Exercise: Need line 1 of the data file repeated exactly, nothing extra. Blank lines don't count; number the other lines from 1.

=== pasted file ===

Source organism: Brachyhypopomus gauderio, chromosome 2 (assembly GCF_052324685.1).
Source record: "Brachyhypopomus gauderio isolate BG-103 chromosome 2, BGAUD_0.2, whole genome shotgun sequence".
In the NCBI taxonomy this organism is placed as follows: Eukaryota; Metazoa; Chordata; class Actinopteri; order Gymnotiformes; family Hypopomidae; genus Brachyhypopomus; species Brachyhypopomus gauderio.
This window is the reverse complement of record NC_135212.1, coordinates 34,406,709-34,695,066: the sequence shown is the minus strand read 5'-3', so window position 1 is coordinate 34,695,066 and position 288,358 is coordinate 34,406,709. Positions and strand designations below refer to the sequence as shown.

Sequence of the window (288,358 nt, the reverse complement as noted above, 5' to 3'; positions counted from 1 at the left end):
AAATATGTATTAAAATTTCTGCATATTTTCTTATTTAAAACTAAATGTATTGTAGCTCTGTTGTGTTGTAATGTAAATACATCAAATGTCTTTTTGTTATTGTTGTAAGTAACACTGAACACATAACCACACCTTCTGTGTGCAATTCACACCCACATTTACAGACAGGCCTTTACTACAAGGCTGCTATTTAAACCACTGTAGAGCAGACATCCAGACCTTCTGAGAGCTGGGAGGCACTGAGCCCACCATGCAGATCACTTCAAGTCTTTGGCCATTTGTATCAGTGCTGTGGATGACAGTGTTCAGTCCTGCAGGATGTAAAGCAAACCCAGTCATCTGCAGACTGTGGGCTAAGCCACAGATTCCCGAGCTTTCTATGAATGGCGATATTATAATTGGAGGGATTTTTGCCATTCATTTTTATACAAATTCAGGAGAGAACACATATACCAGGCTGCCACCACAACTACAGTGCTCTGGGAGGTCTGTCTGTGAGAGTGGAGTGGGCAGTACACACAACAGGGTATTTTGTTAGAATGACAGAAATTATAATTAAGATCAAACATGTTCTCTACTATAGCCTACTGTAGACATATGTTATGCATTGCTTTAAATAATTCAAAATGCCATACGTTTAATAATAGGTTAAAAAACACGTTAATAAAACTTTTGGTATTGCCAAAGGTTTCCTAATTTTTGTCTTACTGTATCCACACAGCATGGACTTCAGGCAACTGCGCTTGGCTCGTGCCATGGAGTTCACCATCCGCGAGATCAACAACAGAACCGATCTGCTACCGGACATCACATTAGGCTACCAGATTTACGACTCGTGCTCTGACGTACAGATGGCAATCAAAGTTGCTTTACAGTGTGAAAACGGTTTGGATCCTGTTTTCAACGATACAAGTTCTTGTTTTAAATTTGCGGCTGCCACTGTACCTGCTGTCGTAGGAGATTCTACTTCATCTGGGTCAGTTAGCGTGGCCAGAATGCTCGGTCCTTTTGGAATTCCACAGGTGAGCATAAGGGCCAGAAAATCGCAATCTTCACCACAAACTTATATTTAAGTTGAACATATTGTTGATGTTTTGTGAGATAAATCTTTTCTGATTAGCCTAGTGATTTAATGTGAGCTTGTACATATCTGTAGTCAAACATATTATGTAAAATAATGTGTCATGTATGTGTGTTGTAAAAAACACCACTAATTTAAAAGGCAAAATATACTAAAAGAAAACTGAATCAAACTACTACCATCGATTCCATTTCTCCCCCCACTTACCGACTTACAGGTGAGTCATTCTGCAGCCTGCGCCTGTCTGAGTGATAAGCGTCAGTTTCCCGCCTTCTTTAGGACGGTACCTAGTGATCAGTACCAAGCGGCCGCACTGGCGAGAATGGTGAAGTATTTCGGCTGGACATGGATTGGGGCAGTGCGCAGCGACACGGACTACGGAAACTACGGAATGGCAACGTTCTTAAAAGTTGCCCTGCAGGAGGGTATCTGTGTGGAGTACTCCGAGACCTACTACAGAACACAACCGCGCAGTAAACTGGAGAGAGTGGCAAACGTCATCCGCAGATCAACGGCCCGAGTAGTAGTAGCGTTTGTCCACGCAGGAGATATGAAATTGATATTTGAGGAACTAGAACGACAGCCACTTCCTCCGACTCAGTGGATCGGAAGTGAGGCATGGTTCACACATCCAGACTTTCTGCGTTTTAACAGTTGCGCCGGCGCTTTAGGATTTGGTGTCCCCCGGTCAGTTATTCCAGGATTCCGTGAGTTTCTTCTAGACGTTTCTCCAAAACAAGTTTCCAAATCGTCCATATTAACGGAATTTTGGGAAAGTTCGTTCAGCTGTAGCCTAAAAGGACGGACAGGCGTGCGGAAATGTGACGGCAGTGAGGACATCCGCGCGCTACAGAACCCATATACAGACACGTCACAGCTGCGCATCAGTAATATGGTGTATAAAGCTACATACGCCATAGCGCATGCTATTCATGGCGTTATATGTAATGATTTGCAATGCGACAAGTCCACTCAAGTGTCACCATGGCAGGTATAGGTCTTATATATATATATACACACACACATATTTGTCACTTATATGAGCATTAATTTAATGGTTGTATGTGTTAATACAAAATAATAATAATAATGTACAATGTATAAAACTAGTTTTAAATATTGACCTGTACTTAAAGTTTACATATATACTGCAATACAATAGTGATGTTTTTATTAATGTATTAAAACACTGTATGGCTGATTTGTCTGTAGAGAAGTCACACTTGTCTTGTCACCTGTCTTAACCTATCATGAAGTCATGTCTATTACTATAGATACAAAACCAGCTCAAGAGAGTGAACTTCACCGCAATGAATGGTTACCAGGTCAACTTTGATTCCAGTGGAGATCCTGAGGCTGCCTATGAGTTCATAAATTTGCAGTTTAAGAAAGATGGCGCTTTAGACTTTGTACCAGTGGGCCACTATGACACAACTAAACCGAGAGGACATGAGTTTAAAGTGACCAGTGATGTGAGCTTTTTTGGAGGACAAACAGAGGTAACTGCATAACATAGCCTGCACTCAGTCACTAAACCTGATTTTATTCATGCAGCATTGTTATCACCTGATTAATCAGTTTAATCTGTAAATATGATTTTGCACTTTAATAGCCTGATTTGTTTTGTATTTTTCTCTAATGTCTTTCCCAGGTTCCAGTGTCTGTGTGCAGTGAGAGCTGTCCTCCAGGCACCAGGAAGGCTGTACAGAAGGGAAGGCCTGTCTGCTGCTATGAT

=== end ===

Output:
Source organism: Brachyhypopomus gauderio, chromosome 2 (assembly GCF_052324685.1).